David Lehrer

Where does the Left go from here?

After the crushing defeat of the Left in Israel’s recent election, we must ask ourselves, where do we go from here? But first, we should ask ourselves, what happened? How is it that more votes were cast for parties that would have blocked Netanyahu’s return to power than those who voted for parties backing Netanyahu. The percentage of the Arab electorate that voted was higher than expected. Overall, the percentage of the Israeli electorate which chose to vote in this election was relatively high. The failure of the Left was not due to its voters but due to its leaders.

Lapid, Michaeli, Ouda, Abbas and Shehadeh all contributed to the loss of mandates on the left. Michaeli refusing to discuss a unified ticket with Meretz led to the hundreds of thousands of wasted leftist votes. Abbas and Ouda not reaching an agreement on surplus votes lost mandates while Shehadeh taking Balad out of the Joint List to run separately guaranteed more lost votes. Finally, Lapid, who up until this point has acted as the responsible adult in the room abandoned that role for his bloc, while his adversary, Netanyahu got the job done for his side.

What is clear from these elections, as if it wasn’t clear before now, is that the future of Israeli politics is based on blocs. As long as Netanyahu is in politics, and that could be for a very long time, the name of the game will be securing your party bloc to make sure that every vote counts towards mandates. In the future, small political parties are less likely to flirt with both sides to see what kind of deal they can make. Netanyahu has made politics too personal and too polarized for that sort of strategy to work.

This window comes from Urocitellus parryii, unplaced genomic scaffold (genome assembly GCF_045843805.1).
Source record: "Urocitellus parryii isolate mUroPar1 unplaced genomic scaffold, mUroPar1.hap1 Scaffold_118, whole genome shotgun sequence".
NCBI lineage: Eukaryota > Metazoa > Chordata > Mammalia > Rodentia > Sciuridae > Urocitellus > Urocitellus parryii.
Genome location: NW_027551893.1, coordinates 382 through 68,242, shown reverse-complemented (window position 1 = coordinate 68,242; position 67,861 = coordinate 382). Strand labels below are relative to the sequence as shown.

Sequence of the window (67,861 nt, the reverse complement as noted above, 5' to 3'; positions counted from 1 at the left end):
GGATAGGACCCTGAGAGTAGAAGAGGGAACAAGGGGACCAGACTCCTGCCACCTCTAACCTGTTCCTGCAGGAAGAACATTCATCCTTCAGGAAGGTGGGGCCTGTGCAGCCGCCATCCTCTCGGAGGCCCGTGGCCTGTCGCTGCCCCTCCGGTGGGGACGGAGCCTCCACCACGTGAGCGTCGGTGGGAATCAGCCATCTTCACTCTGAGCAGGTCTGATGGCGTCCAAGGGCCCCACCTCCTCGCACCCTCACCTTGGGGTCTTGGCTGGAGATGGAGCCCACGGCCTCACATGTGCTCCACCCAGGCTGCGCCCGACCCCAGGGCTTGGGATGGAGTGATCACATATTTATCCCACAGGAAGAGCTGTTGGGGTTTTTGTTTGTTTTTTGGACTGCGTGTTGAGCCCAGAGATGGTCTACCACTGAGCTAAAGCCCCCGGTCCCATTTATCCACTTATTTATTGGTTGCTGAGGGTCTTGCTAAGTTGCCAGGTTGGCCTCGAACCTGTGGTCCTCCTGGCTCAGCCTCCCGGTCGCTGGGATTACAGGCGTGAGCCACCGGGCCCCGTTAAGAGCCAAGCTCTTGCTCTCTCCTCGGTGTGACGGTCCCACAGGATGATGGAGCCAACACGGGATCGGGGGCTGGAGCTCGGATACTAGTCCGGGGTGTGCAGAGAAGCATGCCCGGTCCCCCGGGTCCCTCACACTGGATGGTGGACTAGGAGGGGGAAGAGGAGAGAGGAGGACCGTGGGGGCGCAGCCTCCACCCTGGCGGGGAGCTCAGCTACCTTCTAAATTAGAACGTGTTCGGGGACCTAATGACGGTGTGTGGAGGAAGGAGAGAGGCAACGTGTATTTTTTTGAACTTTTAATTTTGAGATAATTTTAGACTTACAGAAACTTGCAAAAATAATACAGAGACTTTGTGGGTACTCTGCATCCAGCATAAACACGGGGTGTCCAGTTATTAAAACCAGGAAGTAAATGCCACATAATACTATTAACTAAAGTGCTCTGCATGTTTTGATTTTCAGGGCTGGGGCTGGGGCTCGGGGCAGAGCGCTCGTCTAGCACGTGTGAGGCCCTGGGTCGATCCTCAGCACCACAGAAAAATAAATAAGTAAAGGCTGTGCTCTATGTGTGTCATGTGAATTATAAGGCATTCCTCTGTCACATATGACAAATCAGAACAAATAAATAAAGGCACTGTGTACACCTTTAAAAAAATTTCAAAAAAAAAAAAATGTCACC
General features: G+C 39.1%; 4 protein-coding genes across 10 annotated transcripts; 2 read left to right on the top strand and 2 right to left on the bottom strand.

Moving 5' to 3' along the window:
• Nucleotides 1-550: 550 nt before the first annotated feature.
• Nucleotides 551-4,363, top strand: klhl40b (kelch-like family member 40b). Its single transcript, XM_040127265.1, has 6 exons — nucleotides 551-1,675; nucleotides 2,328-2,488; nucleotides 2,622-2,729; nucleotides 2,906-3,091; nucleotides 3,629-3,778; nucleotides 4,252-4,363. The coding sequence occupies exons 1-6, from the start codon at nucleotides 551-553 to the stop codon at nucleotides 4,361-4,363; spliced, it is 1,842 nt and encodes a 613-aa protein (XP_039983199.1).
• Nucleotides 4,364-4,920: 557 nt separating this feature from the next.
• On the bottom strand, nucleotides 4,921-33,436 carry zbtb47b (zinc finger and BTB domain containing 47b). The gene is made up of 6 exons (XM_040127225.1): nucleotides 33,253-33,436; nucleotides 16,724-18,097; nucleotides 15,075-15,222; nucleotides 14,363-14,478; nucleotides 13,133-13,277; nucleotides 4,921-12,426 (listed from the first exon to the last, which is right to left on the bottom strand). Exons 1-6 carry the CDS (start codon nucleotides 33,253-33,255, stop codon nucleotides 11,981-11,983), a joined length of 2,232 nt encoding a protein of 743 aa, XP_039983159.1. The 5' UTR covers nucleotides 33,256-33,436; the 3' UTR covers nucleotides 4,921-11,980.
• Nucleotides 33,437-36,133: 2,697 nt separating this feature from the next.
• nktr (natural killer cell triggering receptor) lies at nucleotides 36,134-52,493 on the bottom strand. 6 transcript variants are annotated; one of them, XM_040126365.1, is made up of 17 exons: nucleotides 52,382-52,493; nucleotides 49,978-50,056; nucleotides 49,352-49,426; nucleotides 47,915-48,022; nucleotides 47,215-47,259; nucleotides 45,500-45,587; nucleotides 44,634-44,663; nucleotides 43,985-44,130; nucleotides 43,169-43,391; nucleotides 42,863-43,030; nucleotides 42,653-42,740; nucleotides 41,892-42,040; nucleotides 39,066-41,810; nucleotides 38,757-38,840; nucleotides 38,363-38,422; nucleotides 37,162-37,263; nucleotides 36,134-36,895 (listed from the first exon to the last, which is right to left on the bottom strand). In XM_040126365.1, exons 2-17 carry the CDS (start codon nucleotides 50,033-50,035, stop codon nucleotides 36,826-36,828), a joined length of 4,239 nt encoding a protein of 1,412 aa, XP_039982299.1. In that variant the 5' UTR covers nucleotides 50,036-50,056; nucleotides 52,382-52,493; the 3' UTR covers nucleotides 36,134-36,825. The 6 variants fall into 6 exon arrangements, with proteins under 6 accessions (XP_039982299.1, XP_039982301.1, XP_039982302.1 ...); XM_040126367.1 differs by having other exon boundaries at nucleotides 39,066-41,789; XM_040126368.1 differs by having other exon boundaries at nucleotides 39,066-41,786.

Lapid’s job, as head of the opposition, is to build a bloc that will be ready to compete in the next election. That means building bridges to the other parties in the bloc and building bridges between those parties. Meretz and Labor must merge. The Joint List must reconstruct itself with Balad inside. Gantz must be convinced that being number two is his best option. Lapid must roll up his sleeves and get this done. If the leader of our bloc does his job, we will do ours and come out and vote.

About the Author
Dr. Lehrer holds a PhD from the Geography and Environmental Development Department of Ben-Gurion University of the Negev and a joint Masters Degree in Management Science from Boston University and Ben-Gurion University. Dr. Lehrer was the Executive Director of the Arava Institute for Environmental Studies from 2001 until August 2021 and has now become Director of the Center for Applied Environmental Diplomacy. Dr. Lehrer has been a member of Kibbutz Ketura since 1981.
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